Drug use by drivers is a significant and growing highway safety problem. College students are an important population to understand drugged driving. The objective of this study was to examine correlates of drugged driving among undergraduate college students. We conducted an anonymous, confidential, 24-question survey at a large New England public university during the 2010-2011 academic year among undergraduates in courses that met a graduation requirement. Data include demographics; academics; housing status; lifestyle; personal values; high school/college drug use; and driving following alcohol use, drug use, or both; and as a passenger with a driver who used alcohol, drugs, or both. Descriptive statistics were calculated. Chi-square tests compared driver alcohol use, drug use, or both with demographic, academic, and lifestyle variables. Logistic regression analyses were performed with drugged driving as the dependent variable. Odds ratios and corresponding 95 percent confidence intervals were calculated for each of the potential explanatory variables in relation to the outcome. Four hundred forty-four of 675 students completed surveys (66% participation rate). Participants were representative of the student body with a mean age of 19.4 (±1.3 years), 51 percent male, 75 percent white, and 10 percent Hispanic. Seventy-eight percent lived on campus, 93 percent had a driver's license, and 37 percent had access to a car. Students disagreed that cannabinoids impair driving (18%) compared to other drugs (17%), stimulants (13%), depressants (11%), hallucinogens (8%), and alcohol (7%). Twenty-three percent drove after alcohol use and 22 percent drove after drug use. Forty-one percent reported having been a passenger with a driver who had been drinking and 37 percent with a driver using drugs. Drugged driving was more likely among males vs. females (30% vs. 14%, P driving included using drugs in high school (odds ratio [OR] = 9.5, 95% confidence interval [CI]: 4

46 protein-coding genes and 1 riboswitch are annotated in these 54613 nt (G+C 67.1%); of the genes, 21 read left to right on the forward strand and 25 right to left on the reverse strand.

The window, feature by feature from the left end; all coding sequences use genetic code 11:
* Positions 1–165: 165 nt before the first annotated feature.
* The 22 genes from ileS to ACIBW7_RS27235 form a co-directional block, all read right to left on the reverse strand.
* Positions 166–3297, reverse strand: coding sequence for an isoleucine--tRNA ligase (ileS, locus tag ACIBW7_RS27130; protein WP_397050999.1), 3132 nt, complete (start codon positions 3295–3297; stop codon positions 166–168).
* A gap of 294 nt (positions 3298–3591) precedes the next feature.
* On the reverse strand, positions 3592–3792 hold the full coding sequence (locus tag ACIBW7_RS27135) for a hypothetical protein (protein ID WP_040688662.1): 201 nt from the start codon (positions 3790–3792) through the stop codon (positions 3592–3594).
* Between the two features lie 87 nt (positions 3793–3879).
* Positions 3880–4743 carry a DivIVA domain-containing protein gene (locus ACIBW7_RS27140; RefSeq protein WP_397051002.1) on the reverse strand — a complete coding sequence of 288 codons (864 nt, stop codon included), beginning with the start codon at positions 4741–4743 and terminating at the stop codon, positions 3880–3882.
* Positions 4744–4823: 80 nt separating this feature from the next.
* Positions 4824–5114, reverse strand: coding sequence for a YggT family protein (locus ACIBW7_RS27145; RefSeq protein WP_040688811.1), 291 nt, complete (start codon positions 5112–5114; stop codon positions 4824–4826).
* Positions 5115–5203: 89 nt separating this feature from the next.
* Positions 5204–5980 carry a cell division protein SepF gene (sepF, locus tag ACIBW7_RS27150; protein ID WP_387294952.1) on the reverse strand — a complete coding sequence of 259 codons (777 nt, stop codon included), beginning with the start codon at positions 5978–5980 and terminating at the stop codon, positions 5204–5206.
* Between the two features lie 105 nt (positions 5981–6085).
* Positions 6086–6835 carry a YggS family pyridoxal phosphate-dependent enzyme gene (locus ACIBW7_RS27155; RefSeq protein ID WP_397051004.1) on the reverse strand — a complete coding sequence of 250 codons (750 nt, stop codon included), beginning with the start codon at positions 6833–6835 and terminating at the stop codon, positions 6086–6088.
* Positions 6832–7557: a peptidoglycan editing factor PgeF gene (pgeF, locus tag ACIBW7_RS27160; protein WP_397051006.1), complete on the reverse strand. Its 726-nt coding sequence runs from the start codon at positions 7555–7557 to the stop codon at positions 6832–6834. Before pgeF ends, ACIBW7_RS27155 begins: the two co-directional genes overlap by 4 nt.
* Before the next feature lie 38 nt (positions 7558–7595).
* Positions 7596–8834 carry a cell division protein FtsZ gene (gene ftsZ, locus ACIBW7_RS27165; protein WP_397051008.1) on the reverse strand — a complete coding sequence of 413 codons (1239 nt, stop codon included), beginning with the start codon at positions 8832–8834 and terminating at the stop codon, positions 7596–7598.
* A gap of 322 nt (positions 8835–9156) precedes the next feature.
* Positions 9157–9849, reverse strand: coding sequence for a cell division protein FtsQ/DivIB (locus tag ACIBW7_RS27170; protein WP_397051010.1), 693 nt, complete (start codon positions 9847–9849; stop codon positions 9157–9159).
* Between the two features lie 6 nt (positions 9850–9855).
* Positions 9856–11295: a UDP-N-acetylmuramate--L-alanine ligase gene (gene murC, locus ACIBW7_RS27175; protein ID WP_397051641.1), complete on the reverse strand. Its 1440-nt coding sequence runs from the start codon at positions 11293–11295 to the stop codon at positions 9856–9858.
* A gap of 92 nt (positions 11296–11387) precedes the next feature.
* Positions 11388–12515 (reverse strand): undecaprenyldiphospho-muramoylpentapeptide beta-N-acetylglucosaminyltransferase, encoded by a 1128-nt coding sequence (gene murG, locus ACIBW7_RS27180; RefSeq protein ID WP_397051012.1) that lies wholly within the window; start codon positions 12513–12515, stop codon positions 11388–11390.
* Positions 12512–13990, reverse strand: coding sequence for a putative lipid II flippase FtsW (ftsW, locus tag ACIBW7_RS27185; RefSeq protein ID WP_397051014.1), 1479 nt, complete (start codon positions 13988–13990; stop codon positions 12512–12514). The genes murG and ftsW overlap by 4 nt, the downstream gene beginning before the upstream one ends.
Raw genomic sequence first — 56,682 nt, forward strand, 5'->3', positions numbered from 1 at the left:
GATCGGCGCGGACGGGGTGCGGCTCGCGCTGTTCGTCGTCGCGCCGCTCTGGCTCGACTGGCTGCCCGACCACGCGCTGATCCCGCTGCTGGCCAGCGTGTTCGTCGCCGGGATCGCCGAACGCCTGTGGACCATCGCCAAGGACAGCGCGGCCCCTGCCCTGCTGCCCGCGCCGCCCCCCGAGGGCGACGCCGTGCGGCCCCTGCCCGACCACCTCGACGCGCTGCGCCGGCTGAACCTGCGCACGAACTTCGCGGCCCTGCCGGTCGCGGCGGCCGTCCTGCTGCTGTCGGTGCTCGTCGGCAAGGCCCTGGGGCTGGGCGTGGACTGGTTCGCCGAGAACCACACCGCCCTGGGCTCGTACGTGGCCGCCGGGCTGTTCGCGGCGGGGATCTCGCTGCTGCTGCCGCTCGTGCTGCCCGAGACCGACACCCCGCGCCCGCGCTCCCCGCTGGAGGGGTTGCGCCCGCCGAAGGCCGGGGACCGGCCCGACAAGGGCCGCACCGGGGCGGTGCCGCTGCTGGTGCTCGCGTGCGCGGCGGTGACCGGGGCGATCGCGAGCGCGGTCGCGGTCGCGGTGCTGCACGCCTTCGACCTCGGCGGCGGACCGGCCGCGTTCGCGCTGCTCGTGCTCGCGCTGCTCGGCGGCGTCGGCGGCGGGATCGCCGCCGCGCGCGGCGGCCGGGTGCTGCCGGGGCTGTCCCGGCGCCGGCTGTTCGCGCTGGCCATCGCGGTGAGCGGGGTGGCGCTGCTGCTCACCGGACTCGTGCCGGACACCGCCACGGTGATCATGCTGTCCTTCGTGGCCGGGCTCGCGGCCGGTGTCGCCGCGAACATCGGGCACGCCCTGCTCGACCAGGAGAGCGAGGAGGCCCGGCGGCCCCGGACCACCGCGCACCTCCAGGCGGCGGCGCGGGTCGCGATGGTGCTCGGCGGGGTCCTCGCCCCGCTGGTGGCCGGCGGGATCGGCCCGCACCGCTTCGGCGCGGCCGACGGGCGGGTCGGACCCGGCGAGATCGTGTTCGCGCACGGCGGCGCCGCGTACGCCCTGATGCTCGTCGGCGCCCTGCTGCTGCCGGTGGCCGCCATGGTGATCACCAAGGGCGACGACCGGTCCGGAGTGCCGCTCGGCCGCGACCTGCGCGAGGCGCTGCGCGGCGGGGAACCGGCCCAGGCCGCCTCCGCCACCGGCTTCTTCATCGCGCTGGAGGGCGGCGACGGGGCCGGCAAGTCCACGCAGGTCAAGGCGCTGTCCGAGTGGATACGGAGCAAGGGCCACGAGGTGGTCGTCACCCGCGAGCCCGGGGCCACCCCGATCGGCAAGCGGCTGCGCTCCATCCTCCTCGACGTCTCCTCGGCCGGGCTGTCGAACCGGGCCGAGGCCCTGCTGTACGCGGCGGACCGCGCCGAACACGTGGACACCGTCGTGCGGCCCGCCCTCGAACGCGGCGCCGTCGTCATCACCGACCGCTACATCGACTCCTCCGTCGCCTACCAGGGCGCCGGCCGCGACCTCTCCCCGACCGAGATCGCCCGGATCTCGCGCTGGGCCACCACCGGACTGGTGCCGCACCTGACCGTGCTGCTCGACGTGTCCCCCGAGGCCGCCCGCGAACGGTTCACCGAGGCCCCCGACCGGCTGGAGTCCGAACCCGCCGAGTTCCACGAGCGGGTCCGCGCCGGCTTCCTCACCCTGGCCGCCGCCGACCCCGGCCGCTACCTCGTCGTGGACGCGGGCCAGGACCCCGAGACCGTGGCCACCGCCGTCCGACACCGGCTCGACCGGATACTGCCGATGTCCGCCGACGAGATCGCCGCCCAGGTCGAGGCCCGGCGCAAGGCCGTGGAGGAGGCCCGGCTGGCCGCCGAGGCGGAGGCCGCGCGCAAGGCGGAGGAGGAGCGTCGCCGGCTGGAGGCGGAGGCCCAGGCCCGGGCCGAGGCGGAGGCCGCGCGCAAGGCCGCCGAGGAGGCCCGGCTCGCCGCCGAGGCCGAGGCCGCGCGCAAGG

13. Frequent food insecurity among injection drug users: correlates and concerns

    Directory of Open Access Journals (Sweden)

    Strike Carol

    2012-12-01

    Full Text Available Abstract Background Food insecurity and nutrition are two topics that are under-researched among injection drug users (IDUs. Our study examined the extent and correlates of food insecurity among a sample of IDUs and explored whether there is an association between food insecurity and injection-related HIV risk. Methods A cross-sectional survey was conducted using interviewer-administered questionnaires. Data were collected at a needle exchange program in London, Ontario, Canada between September 2006 and January 2007. Participants included 144 English-speaking IDUs who had injected drugs in the past 30 days. Participants were asked about their socio-demographic characteristics, HIV risk behaviours, food insecurity, and health/social service use. Results In the past 6 months, 54.5% of participants reported that on a daily/weekly basis they did not have enough to eat because of a lack of money, while 22.1% reported this type of food insecurity on a monthly basis. Moreover, 60.4% and 24.3% reported that they did not eat the quality or quantity of food they wanted on a daily/weekly or a monthly basis, respectively. Participants reported re-using someone else’s injection equipment: 21% re-used a needle, 19% re-used water, and 37.3% re-used a cooker. The odds of sharing injection equipment were increased for food insecure individuals. Conclusions Findings show that IDUs have frequent and variable experiences of food insecurity and these experiences are strongly correlated with sharing of injection-related equipment. Such behaviours may increase the likelihood of HIV and HCV transmission in this population. Addressing food-related needs among IDUs is urgently needed.

  14. Psychotherapeutic Counseling and Pregnancy Rates in In Vitro Fertilization